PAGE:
Chryslers 4WD Systems Explained (2023)


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Chryslers 4WD Systems Explained (1)

Budd Stanley & Chrysler

Chryslers 4WD Systems


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Budd Stanley & Chrysler

Chryslers 4WD Systems

Both the Renegade and Wrangler are considered 4WD’s, however they have very different ways to direct torque to all four wheels.


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Chryslers 4WD Systems Explained (3)

Budd Stanley & Chrysler

Chryslers 4WD Systems

The Wrangler's traditional 4WD system may not be as efficient, but is both simple and reliable.


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Budd Stanley & Chrysler

Chryslers 4WD Systems

Active drive allows the Cherokee to be 2WD with the rear axle disconnected, or 4WD, able to send power to only two wheels with traction.


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Chryslers 4WD Systems Explained (5)

Budd Stanley & Chrysler

Chryslers 4WD Systems

The Renegade's 4WD selection dial allows push-button transfer case operation and a dial to put the system in the ideal mode for the surface being driven on.


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Budd Stanley & Chrysler

Chryslers 4WD Systems

The rear differential of a Cherokee with the driveshaft disconnect.


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Budd Stanley & Chrysler

Chryslers 4WD Systems

The front two-speed transfer case and differential of a Cherokee.


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Budd Stanley & Chrysler

Chryslers 4WD Systems

Even the big Grand Cherokee can find traction in the most slippery of circumstances.


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Story & photos by Budd Stanley, additional photos courtesy of Chrysler

What you need to know about Quadra-Trac, Active Drive and Rams 4WD drivetrains

Not so long ago the distinction between 4WD and AWD was rather simple. A 4WD drivetrain utilized a transfer case with two or more speeds that could be shifted from 2WD to 4WD when the occasion arises. AWD was a full-time single speed drivetrain that simply gave drivers piece of mind that power was being directed to at least one wheel both front and rear.

Today with the demands from both customers and governmental regulations to produce more fuel-efficient 4WD’s, the drivetrains of the modern 4WD have now become a complex mixture of computers mastering over their mechanical hardware slaves. The rapidly changing world of the 4WD is so cutting edge and at times complicated, even we need a quick training session to get down to the nuts and bolts of how modern drivetrains distribute power and save fuel.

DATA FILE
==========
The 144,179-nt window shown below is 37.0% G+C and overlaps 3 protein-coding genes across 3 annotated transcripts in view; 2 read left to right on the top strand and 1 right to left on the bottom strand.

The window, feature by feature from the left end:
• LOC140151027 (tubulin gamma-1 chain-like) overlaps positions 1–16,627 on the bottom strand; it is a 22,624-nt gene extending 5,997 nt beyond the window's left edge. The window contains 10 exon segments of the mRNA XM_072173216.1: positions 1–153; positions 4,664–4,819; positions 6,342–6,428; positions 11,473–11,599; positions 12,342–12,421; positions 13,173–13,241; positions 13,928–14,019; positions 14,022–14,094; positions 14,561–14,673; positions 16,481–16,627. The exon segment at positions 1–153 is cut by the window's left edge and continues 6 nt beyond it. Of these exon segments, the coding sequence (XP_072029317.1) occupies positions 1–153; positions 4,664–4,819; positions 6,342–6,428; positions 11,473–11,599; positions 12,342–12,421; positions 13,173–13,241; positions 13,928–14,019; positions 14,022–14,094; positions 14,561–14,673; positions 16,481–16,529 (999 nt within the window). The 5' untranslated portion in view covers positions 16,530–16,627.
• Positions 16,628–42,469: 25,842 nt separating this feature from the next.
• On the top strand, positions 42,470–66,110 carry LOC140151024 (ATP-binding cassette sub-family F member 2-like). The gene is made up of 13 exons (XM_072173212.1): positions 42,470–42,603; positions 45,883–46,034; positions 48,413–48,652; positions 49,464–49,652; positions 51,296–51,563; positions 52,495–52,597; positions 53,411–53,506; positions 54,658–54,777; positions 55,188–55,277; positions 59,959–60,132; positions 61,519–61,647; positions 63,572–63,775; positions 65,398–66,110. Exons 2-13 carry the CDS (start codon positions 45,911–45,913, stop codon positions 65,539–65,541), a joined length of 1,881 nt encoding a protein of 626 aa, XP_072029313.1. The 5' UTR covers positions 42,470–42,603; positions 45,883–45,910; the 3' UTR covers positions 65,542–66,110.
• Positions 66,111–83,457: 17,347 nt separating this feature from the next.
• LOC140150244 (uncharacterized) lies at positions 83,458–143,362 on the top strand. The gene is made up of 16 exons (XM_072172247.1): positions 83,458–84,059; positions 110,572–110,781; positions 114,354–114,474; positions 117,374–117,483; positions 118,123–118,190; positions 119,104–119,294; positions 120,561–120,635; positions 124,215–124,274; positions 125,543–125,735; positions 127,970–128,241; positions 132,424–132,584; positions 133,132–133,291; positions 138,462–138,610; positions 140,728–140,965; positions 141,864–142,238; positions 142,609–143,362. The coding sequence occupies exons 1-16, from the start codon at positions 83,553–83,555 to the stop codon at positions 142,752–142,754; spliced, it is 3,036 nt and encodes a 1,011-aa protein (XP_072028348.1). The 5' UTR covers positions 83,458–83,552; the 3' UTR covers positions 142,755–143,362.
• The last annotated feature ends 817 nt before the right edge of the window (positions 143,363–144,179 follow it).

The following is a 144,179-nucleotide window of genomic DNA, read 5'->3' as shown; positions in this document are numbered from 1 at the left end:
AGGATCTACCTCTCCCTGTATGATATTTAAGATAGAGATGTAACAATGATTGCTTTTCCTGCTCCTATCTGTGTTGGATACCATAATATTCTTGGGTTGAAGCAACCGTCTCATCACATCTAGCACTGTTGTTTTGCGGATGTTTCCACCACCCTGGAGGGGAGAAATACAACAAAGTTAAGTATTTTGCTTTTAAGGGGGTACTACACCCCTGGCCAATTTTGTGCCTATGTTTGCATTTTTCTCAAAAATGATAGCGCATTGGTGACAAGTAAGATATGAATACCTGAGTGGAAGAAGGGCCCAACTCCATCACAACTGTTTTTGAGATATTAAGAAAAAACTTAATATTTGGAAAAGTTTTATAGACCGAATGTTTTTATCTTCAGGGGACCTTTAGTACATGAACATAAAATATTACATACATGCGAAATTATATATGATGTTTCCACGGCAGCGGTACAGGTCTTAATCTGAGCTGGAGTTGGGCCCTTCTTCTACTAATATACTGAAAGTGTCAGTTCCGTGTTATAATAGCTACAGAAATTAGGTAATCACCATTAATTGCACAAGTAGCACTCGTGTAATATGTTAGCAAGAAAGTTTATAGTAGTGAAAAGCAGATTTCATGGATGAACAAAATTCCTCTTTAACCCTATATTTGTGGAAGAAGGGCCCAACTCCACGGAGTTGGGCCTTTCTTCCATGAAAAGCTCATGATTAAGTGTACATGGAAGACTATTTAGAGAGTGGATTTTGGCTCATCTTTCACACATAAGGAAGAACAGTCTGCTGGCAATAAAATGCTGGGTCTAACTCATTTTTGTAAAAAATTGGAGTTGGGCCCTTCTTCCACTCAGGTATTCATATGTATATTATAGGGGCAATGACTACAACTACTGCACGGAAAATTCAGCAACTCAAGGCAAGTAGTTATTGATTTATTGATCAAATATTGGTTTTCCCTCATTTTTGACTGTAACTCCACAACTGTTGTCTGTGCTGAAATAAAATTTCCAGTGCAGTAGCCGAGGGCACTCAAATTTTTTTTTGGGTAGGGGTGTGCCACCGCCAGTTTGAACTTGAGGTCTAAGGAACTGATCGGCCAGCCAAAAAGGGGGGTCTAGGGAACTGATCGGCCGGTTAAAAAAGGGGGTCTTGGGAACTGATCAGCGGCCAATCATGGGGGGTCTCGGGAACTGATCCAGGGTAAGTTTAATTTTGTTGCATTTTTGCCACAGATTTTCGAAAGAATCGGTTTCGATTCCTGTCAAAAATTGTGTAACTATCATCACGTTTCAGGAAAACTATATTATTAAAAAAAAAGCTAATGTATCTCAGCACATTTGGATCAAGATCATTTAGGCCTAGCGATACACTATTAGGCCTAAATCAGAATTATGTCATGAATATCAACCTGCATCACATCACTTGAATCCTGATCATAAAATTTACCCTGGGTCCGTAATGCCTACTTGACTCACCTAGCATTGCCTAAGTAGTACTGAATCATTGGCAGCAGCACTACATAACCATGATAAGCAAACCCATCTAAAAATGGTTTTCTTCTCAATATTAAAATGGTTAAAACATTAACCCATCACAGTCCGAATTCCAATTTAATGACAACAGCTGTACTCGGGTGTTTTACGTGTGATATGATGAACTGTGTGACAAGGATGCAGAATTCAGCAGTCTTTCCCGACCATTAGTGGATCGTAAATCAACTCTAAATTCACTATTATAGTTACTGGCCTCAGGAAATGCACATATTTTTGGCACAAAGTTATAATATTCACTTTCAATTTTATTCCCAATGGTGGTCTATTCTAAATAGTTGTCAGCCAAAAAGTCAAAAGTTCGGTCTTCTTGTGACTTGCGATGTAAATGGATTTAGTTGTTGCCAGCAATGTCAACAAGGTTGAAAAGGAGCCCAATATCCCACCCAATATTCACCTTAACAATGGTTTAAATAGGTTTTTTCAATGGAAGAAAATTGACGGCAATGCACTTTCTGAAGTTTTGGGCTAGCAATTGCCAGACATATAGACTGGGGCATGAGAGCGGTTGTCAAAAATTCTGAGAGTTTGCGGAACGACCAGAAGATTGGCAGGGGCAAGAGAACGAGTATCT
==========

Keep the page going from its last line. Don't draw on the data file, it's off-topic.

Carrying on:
For just this reason, Chrysler had us out to Quebec to drive all their different 4WD vehicles, allowing us to experience the characteristics of each system they employ. We also had a chance to talk to Mike Kirk, the head of Driveline Engineering at Chrysler to get the breakdown of each system. This is what we learned.

Ram 1500, Heavy Duty and Power Wagon

Lets start with the more traditional 4WD system that is found on the Ram pickups. This is your typical part-time 4WD drivetrain centred around a two-speed transfer case that offers three operating ranges: 2HI (two-wheel drive), 4HI (four-wheel drive) and 4LO (low-range reduction four-wheel drive) plus a neutral position. When equipped, an on-demand transfer case affords drivers the flexibility of an “Auto” setting that essentially mimics the characteristics of a full-time system, engaging 4WD when wheel slippage is detected.

The transfer case directs engine torque to both the front and rear differentials. In the case of the Ram Heavy Duty, electro-magnetic actuators mechanically lock both front and rear differentials. The Heavy Duty also has front axle disconnect system that allows front drivetrain components to be disconnected from the drive system to reduce parasitic loss and improve overall efficiency.

Jeep Wrangler

The Jeep Wrangler makes use of a similarly simple 4WD system found in the Ram’s, however it allows for three different final drive ratios in the Dana 30 front and Dana 44 rear axles. An optional Trac-Lok Limited Slip Differential (LSD) in the rear improves traction directing power to both rear wheels equally once one starts to slip.

The Wrangler Rubicon builds on this system by adding a Dana 44 front axle and electrically actuated, mechanical locking front and rear differentials. In this system, the driver manually engages the lockers rather than the automatic operation of the LSD.